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Home arrow Sociology arrow Cosmopolitan Lives on the Cusp of Empire: Interfaith, Cross-Cultural and Transnational Networks, 1860-1950


  • 1. William E. B. Du Bois and Brent H. Edwards, The Souls of Black Folk Oxford World’s Classics (Oxford: Oxford University Press, 2007), 3.
  • 2. Vedanayakam Samuel Azariah, ‘The Problem of Co-operation between Foreign and Native Workers,’ in World Missionary Conference, 1910: The History and Records ofthe Conference: Together with Addresses Delivered in the Evening Meetings (Edinburgh, 1910), 315.
  • 3. Stuart Hall, ‘Culture, community, nation,’ Cultural Studies 7, 3 (1993): 361.
  • 4. See for example: John Maynard, ‘Marching to a Different Beat: The Influence of the International Black Diaspora on Aboriginal Australia,’ in Indigenous Networks: Mobility, Connections and Exchange, eds. Jane Carey and Jane Lydon. Routledge Studies in Cultural History 29 (New York: Routledge, 2014), 262-272. Margaret Allen, ‘Friends alongside”: Feminist Inter-cultural Co-operation in Kolkata in Early Twentieth Century’, Australian Feminist Studies, 25, 66 (2010): 463-473. David Lambert and Alan Lester, eds. Colonial Lives Across the British Empire: Imperial Careering in the Long Nineteenth Century (Cambridge & New York: Cambridge University Press, 2006); Zoe Laidlaw, ‘Breaking Britannia’s Bounds? Law, Settlers, and Space In Britain’s Imperial Historiography,’ The Historical Journal, 55, 3 (2012): 807-30. Zoe Laidlaw, ‘Indigenous Interlocutors: Networks of Imperial

Protest and Humanitarianism in the Mid-Nineteenth Century,’ in Indigenous Networks. Mobility, Connections and Exchange, eds. Jane Carey and Jane Lydon. Routledge Studies in Cultural History 29 (New York: Routledge, 2014), 114-139.

  • 5. Sugata Bose A Hundred Horizons. The Indian Ocean in the Age of Global Imperialism (Cambridge, MA: Harvard University Press, 2005). Green, N. ‘Saints, Rebels and Booksellers: Sufis in the Cosmopolitan Western Indian Ocean, ca.1780-1920,’ In Struggling with History. Islam and Cosmopolitanism in the Western Indian Ocean, eds E Simpson and K. Kresse (New York: Columbia University Press and Hurst: 2008): 125-66.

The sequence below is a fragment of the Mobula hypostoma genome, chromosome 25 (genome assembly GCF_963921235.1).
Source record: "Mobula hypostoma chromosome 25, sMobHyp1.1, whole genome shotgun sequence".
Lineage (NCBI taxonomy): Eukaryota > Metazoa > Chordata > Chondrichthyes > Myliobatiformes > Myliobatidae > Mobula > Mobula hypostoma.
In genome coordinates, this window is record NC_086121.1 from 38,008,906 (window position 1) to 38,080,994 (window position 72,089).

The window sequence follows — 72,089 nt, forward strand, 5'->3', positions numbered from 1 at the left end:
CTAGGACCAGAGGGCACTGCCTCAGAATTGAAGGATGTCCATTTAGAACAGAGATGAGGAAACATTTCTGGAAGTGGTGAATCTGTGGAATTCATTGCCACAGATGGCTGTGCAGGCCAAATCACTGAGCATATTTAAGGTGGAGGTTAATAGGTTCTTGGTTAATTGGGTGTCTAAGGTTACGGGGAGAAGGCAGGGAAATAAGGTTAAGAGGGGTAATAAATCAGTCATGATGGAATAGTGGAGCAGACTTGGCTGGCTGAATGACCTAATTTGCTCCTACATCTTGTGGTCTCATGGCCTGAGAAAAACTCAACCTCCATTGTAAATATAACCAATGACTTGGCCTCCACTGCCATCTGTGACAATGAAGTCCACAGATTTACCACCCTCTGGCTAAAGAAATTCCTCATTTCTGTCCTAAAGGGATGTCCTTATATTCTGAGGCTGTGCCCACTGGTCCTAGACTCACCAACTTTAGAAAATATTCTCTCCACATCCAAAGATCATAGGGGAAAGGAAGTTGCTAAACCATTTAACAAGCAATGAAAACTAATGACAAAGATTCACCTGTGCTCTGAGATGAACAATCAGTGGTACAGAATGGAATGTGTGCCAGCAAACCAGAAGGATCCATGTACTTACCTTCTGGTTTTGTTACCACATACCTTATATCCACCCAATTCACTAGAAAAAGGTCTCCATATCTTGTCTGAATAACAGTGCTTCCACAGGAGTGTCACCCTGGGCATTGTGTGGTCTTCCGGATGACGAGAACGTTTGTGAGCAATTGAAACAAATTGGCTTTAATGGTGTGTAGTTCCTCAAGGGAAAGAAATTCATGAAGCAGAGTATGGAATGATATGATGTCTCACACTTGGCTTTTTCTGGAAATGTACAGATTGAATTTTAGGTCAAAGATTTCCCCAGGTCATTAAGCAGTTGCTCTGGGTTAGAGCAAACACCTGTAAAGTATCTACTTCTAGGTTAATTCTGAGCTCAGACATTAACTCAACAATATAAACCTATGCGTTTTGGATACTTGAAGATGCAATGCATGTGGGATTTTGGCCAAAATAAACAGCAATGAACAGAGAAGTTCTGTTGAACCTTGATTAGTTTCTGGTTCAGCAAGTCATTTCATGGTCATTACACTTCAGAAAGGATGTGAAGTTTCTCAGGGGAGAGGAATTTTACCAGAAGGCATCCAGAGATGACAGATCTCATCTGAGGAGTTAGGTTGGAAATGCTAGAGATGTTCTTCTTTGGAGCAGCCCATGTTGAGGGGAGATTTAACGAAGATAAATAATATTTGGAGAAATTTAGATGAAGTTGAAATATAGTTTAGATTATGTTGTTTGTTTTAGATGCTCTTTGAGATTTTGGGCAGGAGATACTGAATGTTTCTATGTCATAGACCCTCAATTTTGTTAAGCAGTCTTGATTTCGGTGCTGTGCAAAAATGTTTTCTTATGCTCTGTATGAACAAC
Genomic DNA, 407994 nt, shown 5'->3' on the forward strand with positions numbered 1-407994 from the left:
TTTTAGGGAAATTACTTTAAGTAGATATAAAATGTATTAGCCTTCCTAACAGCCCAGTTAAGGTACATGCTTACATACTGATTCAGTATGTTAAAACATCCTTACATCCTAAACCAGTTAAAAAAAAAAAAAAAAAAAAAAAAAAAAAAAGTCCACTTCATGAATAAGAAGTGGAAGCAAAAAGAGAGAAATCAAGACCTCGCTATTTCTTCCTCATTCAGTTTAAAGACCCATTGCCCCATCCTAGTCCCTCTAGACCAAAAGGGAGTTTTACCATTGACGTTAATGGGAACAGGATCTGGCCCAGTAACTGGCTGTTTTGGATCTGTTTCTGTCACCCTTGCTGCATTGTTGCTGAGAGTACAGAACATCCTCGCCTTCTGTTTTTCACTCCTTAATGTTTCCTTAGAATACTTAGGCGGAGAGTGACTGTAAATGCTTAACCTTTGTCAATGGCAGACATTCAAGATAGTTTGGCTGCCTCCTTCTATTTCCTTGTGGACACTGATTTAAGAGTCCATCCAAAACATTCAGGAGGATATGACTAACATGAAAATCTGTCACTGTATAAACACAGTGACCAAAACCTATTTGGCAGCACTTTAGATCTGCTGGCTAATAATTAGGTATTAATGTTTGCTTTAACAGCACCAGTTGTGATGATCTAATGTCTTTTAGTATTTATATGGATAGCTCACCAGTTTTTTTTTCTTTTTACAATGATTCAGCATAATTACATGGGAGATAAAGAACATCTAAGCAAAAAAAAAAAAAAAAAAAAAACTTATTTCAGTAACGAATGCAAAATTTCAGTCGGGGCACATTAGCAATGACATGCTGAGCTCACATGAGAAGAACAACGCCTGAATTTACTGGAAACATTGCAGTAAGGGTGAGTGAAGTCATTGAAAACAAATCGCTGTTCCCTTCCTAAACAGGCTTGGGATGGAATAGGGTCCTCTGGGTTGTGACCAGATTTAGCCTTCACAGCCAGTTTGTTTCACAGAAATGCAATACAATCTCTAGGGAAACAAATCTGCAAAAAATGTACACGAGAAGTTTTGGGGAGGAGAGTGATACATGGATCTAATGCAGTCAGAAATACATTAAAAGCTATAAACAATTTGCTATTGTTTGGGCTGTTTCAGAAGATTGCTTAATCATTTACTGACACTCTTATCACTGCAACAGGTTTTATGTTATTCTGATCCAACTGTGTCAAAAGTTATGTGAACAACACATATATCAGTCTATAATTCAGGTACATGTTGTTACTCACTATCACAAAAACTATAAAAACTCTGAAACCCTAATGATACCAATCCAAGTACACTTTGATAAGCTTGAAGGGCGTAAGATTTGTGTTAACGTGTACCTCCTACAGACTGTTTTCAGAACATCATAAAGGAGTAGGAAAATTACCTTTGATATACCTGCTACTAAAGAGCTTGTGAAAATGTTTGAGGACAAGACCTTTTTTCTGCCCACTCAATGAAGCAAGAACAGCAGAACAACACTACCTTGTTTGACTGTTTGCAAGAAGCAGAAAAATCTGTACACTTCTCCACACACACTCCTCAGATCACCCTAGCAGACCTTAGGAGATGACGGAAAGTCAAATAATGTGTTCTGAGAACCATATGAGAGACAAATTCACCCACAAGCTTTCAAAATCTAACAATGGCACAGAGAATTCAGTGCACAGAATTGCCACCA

• 6. Sugata Bose and Kris Manjapra (eds), Cosmopolitan Thought Zones. South Asia and the Global Circulation of Ideas (Basingstoke: Palgrave Macmillan, 2010).
  • 7. Kris Manjapra, ‘Introduction’in Cosmopolitan Thought Zones:2.
  • 8. Mrinalini Sinha, Specters of Mother India: The Global Restructuring of an Empire (Durham: Duke University Press, 2006).
  • 9. Jonathan Schneer, London 1900 The Imperial Metropolis (New Haven: Yale University Press, 1999).
  • 10. Satadru Sen, ‘The Migrant’s Empire: Loyalty and Imperial Citizenship at the League ofNations,’ in Rediscovering the British World, eds. Phillip Buckner, R. Douglas Francis (Calgary: Calgary University Press, 2005), 305-319.
  • 11. Nico Slate, Colored Cosmopolitanism The Shared Struggle for Freedom in the United States and India (Cambridge: Harvard University Press, 2011).
  • 12. Tracey Banivanua Mar, Decolonisation and the Pacific. Indigenous Globalisation and the Ends of Empire (Cambridge: Cambridge University Press, 2016).
  • 13. Ibid: 232.
  • 14. Dipesh Chakrabarty, Provincializing Europe Postcolonial Thought and Historical Difference. Princeton Studies in Culture/Power/History (Princeton, NJ: Princeton University Press, 2000). Marilyn Lake, ‘Chinese Colonists Assert Their ‘Common Human Rights’: Cosmopolitan as Subject and Method of History,’ Journal of World History 21, 3 (2010): 375-92. Marilyn Lake, ‘Chinese Warnings and White Men’s Prophesies’, in Critical Perspectives on Colonialism: Writing the Empire from Below, eds. Fiona Paisley and Kirsty Reid(New York: Routledge, 2014).
  • 15. Melissa Gregg and Gregory J. Seigworth (eds),The Affect Theory Reader (Durham: Duke University Press, 2010).
  • 16. Leela Gandhi, Affective Communities: Anticolonial Thought, Fin-de-Siecle Radicalism, and the politics of friendship (Durham and London: Duke University Press, 2006), 14.